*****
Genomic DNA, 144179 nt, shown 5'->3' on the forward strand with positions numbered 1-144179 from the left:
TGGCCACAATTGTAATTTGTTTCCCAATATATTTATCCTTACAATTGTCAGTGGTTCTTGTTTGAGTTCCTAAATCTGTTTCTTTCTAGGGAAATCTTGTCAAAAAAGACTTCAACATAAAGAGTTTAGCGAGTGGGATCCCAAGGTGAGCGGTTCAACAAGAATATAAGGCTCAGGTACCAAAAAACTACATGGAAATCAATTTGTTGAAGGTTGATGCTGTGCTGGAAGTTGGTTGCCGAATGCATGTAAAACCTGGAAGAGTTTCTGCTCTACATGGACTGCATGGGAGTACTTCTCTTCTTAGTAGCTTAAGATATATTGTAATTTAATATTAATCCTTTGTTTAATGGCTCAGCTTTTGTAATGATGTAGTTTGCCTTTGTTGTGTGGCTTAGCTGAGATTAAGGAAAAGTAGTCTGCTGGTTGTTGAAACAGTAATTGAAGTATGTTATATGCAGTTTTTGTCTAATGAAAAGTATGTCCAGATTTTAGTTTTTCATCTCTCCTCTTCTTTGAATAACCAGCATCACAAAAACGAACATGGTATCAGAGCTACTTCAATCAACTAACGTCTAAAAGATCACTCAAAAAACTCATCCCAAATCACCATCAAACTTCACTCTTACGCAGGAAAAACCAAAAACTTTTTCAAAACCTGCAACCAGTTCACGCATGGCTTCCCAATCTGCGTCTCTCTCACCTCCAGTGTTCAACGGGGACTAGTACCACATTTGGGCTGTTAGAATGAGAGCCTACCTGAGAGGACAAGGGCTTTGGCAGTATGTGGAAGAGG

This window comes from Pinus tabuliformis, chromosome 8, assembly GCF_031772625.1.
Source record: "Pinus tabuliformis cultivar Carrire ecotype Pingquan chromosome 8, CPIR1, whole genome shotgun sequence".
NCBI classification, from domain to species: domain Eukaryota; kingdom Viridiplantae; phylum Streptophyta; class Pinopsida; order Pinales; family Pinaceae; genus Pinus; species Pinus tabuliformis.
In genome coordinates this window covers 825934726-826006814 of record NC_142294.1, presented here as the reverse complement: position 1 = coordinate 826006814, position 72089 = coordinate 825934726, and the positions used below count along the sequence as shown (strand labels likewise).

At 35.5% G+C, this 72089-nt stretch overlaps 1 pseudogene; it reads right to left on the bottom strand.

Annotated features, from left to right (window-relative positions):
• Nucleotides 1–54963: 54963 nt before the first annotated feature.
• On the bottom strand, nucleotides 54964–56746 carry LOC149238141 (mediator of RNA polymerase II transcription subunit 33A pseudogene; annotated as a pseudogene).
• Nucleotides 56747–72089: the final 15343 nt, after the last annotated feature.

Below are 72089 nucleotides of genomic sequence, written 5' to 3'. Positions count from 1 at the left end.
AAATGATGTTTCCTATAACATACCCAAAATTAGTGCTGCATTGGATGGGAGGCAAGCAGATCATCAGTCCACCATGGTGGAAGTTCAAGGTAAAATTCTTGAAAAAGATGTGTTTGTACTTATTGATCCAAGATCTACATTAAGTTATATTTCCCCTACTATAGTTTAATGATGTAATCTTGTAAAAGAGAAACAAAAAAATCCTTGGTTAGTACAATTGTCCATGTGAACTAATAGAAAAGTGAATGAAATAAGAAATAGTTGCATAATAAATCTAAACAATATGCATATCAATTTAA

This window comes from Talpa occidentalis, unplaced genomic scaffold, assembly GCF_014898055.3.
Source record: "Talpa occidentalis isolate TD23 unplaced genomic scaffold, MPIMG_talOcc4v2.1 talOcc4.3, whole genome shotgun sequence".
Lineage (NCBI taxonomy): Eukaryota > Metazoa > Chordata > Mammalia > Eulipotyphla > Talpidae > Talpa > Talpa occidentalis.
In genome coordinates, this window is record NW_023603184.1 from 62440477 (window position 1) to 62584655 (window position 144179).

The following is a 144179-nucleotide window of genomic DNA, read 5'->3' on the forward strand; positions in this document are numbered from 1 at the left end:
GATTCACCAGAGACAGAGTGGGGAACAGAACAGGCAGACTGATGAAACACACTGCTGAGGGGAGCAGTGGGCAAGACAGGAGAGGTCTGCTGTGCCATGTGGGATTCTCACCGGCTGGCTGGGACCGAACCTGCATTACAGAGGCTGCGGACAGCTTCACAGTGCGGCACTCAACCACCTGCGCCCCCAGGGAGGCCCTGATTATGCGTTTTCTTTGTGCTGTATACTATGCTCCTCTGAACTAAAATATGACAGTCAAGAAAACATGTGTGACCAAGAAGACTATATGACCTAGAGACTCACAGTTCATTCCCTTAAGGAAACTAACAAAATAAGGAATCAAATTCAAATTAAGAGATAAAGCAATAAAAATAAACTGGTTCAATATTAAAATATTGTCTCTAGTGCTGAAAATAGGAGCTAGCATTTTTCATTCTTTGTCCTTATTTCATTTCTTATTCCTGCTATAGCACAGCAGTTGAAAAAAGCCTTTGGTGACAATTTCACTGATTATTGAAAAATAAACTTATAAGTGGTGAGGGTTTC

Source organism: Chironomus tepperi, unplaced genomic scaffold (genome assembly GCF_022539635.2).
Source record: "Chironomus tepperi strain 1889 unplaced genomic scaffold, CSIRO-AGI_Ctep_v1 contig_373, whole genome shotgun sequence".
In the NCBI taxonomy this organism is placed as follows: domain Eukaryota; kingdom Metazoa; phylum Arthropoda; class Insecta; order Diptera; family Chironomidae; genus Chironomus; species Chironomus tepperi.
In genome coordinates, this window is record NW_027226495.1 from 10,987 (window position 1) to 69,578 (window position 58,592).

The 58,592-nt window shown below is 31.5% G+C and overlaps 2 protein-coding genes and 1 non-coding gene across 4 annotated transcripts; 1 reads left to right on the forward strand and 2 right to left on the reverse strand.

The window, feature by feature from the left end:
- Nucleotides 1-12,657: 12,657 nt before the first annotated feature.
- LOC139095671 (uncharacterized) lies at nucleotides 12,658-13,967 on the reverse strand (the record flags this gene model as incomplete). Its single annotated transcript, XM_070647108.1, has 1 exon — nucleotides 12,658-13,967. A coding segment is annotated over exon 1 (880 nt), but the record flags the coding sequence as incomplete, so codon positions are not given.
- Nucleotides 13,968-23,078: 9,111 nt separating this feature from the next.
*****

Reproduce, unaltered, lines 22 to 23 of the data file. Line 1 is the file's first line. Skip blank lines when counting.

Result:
In the NCBI taxonomy this organism is placed as follows: domain Eukaryota; kingdom Metazoa; phylum Arthropoda; class Insecta; order Diptera; family Chironomidae; genus Chironomus; species Chironomus tepperi.
In genome coordinates, this window is record NW_027226495.1 from 10,987 (window position 1) to 69,578 (window position 58,592).